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Subject: Session Report rss

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A Derk appears from the mists...
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Portland
Oregon
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Ken, Drew, Eric, John, Derk

I’ve heard sooooo much about this game, it’s just not even funny. I purchased a copy of the game just prior to the time that Ken bought Ransom, so I’d been waiting even longer than he had been. Needless to say, this game had some sizeable shoes to fit…

The game is pretty free form. There are sixteen deals to be made throughout the game. In order to complete a particular deal, you need to get the help of certain investors. Each player is given a ‘permanent’ investor, and in order to complete the deal, the Boss (the guy who’s trying to hammer out the deal) needs to cut various players in for a little part of the action. The base value of the deal is slightly larger if several investors are needed, and the relative value of the deals increases as the game speeds to its conclusion.

But what really makes this game not suck are the cards. Player can acquire three cards by passing on their turn, with a maximum hand size of twelve. The cards allow you to have temporary control of an investor type, or wrest control from the Boss, or send rival investors on vacation, or steal someone else’s ‘permanent’ investor for good, or (the much needed) stop someone from playing one of the above cards. The cards add a huge chaos element to the game, and make for a very wild and woolly time.

Eric was the only person who’d played this game before, so we relied on his experience to pull us through the first couple turns. A couple deals were made, but several also were not successfully made. Eric said that the deal marker was placed on the board regardless of whether the deal was successful or not, but I’m currently inclined to disagree with this ruling. But it didn’t really make a huge difference and the negotiations quickly heated up. It was quite obvious that we were all being a little too tentative with our card playing, but that would rapidly change. The game seemed to go in cycles where all of us gathered cards until we hit the twelve-card limit. Then we made several deals in a row, burning up much of our collective hands in the process. There was really only three notable occurrences: Ken picked up the extra investor card very early in the game and sat on it for most of the game, Eric seemed to have his finger in every deal, and I seemed destined to wait on the sidelines for the entire game.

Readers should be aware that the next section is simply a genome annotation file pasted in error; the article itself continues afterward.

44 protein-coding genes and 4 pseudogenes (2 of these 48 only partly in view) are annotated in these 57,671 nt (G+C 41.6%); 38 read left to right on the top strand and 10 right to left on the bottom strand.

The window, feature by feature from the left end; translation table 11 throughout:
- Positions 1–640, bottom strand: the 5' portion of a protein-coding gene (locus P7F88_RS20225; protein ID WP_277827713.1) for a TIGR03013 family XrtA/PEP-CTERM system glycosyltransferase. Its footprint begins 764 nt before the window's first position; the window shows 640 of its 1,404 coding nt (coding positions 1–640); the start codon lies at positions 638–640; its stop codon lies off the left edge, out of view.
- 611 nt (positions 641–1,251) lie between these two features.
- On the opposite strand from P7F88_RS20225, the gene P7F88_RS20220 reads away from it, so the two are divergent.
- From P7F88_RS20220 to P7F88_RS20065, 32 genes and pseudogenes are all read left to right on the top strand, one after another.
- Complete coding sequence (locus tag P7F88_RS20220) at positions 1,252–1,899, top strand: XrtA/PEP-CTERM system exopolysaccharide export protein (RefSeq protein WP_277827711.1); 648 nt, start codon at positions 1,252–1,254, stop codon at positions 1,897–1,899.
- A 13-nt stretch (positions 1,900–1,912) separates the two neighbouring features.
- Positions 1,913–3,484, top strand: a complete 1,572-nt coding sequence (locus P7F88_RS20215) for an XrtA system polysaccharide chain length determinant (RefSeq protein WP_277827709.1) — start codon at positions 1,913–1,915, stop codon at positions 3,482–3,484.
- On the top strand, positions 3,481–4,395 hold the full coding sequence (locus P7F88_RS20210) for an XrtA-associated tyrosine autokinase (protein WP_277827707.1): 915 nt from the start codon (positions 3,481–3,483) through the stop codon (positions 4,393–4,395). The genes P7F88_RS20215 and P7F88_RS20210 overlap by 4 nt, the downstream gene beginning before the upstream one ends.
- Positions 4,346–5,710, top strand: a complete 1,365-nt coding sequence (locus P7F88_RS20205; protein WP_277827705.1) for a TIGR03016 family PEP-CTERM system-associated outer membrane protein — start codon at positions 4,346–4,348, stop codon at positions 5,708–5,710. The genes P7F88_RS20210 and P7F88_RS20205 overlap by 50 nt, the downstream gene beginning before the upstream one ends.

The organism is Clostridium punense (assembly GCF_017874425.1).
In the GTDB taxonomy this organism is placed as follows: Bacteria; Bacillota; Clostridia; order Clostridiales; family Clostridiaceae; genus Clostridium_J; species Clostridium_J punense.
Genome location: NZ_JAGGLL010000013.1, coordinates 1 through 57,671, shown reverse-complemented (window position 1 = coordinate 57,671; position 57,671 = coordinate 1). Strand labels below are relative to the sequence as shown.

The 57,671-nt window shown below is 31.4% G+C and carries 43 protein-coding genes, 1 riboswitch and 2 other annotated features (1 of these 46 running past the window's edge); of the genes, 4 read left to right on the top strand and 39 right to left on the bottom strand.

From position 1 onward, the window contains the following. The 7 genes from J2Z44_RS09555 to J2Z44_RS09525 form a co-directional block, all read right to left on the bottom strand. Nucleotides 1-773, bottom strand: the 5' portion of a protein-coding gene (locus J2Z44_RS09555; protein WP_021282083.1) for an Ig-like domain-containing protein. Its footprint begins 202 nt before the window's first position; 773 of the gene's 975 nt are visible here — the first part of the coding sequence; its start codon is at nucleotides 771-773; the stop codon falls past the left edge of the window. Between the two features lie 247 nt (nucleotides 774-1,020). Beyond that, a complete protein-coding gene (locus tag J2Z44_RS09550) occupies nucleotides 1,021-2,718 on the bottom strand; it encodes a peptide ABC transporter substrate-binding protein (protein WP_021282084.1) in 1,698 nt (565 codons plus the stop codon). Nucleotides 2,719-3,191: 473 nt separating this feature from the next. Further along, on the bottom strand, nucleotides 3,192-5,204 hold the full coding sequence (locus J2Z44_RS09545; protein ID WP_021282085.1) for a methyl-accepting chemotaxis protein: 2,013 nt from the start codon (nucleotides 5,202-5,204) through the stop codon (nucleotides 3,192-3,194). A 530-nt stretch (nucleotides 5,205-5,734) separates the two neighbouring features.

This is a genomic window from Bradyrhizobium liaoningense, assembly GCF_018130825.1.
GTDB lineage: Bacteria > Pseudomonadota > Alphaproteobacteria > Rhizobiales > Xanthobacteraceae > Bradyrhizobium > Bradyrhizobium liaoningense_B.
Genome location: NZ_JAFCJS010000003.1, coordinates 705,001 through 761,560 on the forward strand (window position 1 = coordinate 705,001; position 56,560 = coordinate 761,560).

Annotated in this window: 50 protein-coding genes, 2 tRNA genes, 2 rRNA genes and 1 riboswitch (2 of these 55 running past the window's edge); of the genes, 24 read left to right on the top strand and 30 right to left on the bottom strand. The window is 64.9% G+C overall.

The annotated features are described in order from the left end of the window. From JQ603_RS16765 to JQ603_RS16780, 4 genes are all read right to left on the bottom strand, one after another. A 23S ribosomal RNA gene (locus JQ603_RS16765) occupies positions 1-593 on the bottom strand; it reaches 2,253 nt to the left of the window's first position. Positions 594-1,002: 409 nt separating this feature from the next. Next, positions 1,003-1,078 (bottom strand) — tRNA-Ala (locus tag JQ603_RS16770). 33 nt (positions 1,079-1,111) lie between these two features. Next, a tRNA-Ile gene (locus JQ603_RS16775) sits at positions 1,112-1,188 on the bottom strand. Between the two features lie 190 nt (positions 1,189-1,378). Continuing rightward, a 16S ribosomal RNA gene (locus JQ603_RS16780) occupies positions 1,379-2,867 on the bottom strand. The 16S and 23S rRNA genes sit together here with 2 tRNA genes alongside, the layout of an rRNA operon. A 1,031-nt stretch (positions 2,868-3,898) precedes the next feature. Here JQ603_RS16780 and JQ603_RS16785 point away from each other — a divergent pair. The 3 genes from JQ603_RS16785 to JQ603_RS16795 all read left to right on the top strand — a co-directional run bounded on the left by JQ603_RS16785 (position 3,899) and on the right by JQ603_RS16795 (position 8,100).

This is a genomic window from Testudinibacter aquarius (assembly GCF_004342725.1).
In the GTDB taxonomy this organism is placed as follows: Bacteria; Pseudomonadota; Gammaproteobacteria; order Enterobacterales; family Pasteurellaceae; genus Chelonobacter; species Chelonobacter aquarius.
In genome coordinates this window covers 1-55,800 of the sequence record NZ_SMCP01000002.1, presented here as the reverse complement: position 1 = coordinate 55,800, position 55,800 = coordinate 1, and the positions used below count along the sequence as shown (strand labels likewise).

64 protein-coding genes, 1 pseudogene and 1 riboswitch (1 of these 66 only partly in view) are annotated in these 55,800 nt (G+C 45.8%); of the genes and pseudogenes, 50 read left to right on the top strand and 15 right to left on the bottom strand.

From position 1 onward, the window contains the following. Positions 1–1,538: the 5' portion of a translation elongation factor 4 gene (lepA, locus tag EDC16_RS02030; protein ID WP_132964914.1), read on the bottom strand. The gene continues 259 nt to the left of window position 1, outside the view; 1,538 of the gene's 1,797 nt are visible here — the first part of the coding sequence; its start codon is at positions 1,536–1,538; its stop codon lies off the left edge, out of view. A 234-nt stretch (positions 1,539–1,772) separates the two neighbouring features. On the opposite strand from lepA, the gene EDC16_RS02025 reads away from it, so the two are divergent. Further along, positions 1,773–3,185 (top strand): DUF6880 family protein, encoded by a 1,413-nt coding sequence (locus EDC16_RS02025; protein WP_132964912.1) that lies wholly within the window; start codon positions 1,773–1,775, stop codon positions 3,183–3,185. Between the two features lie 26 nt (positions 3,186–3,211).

Every time a deal was about to go through, Eric would play a card to elbow his way into a share. And almost every time someone tried to kick Eric out of the deal, he’d have a stop or vacation card up his sleeve. It was pretty amazing. And then there was me. I’m not quite sure why I got so totally iced in this game, but it wasn’t even funny. Admittedly, I intentionally avoided the first two or three deals because of their low value, but after that I practically had to beg on bended-knee for even the smallest scrap of the current deal. And even then, someone figured out a way to stop me from profiting.

There was one point that I thought Fate was going to smile at John and me (the cellar twins), but that deal never did go through. And then there was a big ol’ deal that occurred towards the end of the game. It was Ken’s turn, and the current deal was could be totally completed by me and my cards. I offered to take fifteen of the twenty for use of all my investors (and half my hand). But just as time was running out, someone stole the Boss from Ken. This happened three or four times in row just as the deal was about to conclude. Then Drew stepped into the fray, by sending my whole contingent to Aruba permanently. At this point, I was completely frustrated with the game. I didn’t understand why no one wanted to make a deal with me, when I was clearly losing the game. Oh well, such is gaming… There really was no surprise at the final tally, which put Eric solidly on top.

Eric: 37, Drew: 32, Ken: 32, John: 20, Derk: 10

It was truly woeful game for me. I liked what little I saw of the game itself, but it’s definitely a chaos-fest. There’s also a very significant group think element to the game, and this particular game suffered for it. I have to think that the game would be better if there wasn’t a tacit agreement between all the players to build up a hand of twelve cards before even attempting a deal. You think, “If I have twelve cards, then I’ll be able to fend off all comers,” but it never works out that way. And more often than not it’s more like a game of chicken to see who’s gonna play all their cards first. But I do like what I’ve seen of the game, and I can definitely see why it has such a reputation. It’s got many elements of say Intrigue, only the nastiness isn’t as personal because players’ actions are limited to the cards in their hands. I’m really looking forward to trying this game again.
 
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